Watson Institute for International and Public Affairs

Sarah Besky

Sarah Besky

Assistant Professor of Anthropology and International and Public Affairs


I received my PhD in anthropology from the University of Wisconsin-Madison.  From 2012 to 2015, I was a postdoctoral fellow in the Society of Fellows at the University of Michigan, where I completed a project based on fieldwork in Darjeeling, India.  My book, The Darjeeling Distinction: Labor and Justice on Fair-Trade Tea Plantations in India (University of California Press, 2014) explores how legacies of colonialism intersect with contemporary market reforms to reconfigure notions of value—of labor, of place, and of tea itself.  My current research explores agrarian and industrial reform in the Indian tea industry through the lenses of taste and masculinity.   


My current book project, The Cost of Cheap Tea, examines the co-production of mass-market tea and middle-class masculinity in Indian tea auctions. The project tells the story of mass-market tea—from blended and standardized tea bags to tannic CTC (or cut-tear-curl) tea.

I am developing a thread of the Cheap Tea project for a September 2016 School for Advanced Research (SAR) Advanced Seminar in Santa Fe, NM on “How Nature Works.” I am co-convening this seminar with Alex Blanchette and Naisargi Dave. My individual contribution to the seminar and the edited volume describes the phenomenon of plantation closures and starvation deaths in the Dooars region of West Bengal.

Building on fieldwork I completed for my first book, The Darjeeling Distinction (2014), I am engaged in long-term research on the intersection of environmental justice and territorial sovereignty in Darjeeling.  


2016. “The Future of Price: Communicative Infrastructures and the Financialization of Indian Tea.” Cultural Anthropology. 31(1): 4-29.

2015. “Agricultural Justice, Abnormal Justice? Fair Trade’s Plantation Problem.” Antipode. 47(5): 1141-1160.

2015.  “Looking for Work: Placing Labor in Food Studies” (co-authored with Sandy Brown).  Labor. 12(1- 2): 19-43.

2014.  The Darjeeling Distinction: Labor and Justice on Fair-Trade Tea Plantations in India.  Berkeley: University of California Press.  [Won the 2014 Society for Economic Anthropology Book Prize]

2014.  “The Labor of Terroir and the Terroir of Labor: Geographical Indication on Darjeeling Tea Plantations.” Agriculture and Human Values.  31(1): 83-96.  [Won the 2014 Anthropology & Environment Society Junior Scholar Award]

2010.  “Colonial Pasts and Fair Trade Futures: Changing Modes of Production and Regulation on Darjeeling Tea Plantations.” In Fair Trade and Social Justice: Global Ethnographies. Sarah Lyon and Mark Moberg, eds. Pp. 97-122.  New York: NYU Press.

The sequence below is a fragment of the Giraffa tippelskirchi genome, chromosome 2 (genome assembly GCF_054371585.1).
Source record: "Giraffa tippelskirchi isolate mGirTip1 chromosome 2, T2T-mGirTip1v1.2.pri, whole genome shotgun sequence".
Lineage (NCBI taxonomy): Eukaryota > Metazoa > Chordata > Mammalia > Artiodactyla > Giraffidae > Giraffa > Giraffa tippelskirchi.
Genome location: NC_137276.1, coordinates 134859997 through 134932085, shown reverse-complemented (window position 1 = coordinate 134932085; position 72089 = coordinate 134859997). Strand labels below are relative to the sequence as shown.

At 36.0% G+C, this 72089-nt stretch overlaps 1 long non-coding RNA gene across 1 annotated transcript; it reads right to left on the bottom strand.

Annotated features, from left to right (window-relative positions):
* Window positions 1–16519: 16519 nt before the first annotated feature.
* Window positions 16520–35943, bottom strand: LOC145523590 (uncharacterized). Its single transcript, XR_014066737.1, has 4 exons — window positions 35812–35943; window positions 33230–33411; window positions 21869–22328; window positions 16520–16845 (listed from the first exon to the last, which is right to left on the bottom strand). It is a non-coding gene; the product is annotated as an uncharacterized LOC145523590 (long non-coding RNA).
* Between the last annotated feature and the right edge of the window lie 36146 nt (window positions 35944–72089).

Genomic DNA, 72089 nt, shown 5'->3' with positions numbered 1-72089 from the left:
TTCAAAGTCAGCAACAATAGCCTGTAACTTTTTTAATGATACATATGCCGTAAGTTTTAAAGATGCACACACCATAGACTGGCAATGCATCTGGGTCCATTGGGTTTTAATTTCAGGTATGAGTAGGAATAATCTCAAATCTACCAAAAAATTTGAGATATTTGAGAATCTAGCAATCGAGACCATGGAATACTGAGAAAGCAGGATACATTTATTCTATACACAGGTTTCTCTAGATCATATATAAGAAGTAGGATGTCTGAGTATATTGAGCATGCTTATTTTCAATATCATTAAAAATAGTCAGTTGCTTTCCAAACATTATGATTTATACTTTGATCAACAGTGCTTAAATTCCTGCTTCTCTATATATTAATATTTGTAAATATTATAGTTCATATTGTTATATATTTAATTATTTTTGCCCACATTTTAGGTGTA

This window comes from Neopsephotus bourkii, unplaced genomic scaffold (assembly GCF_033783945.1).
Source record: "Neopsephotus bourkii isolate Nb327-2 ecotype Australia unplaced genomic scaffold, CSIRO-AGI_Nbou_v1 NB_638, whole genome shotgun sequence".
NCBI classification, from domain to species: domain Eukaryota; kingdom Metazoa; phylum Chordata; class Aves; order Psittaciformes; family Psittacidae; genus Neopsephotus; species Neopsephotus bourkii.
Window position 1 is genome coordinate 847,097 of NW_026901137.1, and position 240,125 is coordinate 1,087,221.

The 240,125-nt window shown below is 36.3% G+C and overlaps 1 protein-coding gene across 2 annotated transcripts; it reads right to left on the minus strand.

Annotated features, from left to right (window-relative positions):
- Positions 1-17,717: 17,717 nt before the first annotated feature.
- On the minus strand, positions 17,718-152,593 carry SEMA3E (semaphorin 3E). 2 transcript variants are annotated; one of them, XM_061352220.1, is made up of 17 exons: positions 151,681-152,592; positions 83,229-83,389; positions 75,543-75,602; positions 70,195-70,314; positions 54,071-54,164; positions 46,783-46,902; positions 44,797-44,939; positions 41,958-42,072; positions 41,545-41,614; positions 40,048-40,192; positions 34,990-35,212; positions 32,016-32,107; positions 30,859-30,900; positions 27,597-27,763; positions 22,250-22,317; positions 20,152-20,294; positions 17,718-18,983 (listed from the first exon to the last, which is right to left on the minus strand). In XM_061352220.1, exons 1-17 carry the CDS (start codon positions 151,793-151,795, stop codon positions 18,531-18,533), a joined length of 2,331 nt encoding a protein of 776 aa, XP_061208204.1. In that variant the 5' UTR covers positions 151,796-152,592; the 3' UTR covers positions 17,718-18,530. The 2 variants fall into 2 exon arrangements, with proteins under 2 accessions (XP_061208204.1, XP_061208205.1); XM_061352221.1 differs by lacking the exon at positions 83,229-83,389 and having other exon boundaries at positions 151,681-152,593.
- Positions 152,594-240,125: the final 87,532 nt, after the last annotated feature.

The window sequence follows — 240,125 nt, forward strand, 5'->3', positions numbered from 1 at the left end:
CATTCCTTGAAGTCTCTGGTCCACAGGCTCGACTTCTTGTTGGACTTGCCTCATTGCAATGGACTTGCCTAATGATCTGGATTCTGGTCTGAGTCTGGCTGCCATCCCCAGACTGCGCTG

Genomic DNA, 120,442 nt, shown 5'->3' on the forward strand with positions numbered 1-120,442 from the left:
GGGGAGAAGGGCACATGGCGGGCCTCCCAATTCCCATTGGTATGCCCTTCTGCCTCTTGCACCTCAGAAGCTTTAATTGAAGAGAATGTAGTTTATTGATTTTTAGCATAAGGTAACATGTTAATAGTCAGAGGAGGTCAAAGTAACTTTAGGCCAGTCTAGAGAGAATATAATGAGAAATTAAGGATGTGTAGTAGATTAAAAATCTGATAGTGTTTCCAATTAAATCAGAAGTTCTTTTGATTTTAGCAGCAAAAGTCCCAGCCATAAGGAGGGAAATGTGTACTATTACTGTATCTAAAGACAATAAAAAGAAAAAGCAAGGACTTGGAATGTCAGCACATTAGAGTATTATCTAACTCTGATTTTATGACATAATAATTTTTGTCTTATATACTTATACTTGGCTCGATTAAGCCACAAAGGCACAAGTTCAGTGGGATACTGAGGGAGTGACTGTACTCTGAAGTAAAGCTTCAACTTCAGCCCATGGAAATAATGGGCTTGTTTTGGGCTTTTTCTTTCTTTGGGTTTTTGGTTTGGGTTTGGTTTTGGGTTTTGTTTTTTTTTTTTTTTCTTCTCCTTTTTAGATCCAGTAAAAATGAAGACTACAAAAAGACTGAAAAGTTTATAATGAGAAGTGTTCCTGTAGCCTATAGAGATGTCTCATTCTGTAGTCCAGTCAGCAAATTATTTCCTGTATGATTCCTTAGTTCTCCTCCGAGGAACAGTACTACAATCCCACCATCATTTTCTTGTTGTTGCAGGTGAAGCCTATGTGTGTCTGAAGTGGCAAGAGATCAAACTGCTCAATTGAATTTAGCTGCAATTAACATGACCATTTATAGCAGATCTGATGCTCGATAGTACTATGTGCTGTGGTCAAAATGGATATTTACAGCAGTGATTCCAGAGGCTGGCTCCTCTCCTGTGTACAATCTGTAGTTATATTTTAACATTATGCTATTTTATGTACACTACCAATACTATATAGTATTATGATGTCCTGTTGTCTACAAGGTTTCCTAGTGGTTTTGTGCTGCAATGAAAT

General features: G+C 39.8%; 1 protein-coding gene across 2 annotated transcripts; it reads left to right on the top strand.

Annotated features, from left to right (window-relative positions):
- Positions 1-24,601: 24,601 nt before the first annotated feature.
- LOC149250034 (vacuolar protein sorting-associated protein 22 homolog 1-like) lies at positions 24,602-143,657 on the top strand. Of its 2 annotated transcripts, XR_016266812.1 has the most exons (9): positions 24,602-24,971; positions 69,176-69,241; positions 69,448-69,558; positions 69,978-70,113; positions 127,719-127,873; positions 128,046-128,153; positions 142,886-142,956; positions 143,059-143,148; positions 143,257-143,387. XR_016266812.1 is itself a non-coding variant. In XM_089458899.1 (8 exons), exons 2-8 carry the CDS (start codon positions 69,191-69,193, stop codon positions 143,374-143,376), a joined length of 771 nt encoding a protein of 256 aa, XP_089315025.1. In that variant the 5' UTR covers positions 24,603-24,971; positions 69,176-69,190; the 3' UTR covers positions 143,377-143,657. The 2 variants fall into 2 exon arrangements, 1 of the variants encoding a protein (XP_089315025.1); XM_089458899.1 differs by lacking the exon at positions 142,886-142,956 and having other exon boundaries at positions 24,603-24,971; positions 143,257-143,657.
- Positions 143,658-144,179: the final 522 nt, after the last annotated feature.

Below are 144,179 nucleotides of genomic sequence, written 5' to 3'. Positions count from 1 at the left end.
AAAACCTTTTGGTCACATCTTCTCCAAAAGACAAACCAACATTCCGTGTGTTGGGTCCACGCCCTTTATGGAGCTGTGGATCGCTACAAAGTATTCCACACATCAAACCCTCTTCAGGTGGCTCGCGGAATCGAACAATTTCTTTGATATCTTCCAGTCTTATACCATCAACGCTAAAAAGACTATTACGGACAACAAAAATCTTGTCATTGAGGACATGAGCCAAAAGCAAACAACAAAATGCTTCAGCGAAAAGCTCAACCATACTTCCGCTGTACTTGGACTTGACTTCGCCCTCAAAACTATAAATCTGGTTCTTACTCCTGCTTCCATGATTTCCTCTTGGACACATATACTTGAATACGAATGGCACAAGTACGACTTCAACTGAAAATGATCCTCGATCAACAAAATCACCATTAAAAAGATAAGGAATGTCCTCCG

2008.  “Can a Plantation be Fair?  Paradoxes and Possibilities in Fair Trade Darjeeling Tea Certification.”  Anthropology of Work Review.  29(1): 1-9.


ANTH 0110: Anthropology and Global Social Problems

This course offers students an opportunity to examine and analyze a range of contemporary global social problems from an anthropological perspective.  We will explore human-environment entanglements with particular attention to intersecting issues of capitalism, international development, and state and non-state governance.  Course materials will look at various kinds of work in, on, and with the environment, asking questions about the possibilities of over-working our landscapes, while addressing the potentials for social and environment justice and sustainability.  

ANTH 2020: Methods and Research Design in Anthropology

The purpose of this graduate seminar is to help students design or reconceptualize an original research project in anthropology. Over the course of the semester, we will work to understand the objectives of social inquiry from past to present, thinking in particular about the possible futures of fieldwork in relation to the discipline’s developing objectives and inquiries, as well as the potential for our own unique contributions.

News|Recent News

The Materiality of Finance (interview with Sarah Besky)

March 21, 2016 Cultural Anthropology

Sarah Besky in Cultural Anthropology, "Small tea growers are now able to supply tea at cheaper prices than plantations. Unlike plantation companies, small growers are not legally obligated to provide workers with medical facilities, food rations, firewood, and housing."


The Future of Price: Communicative Infrastructures and the Financialization of Indian Tea (by Sarah Besky)

February 12, 2016 Cultural Anthropology

Sarah Besky in Cultural Anthropology, "The Tea Board saw digital auctioning as a means of opening and freeing the tea market. Just as colonial bureaucratic enumeration was based on the ideal of rendering a mix of races, ethnicities, languages, and cultures transparent, digital trading technology promised to make the opaque world of valuation transparent."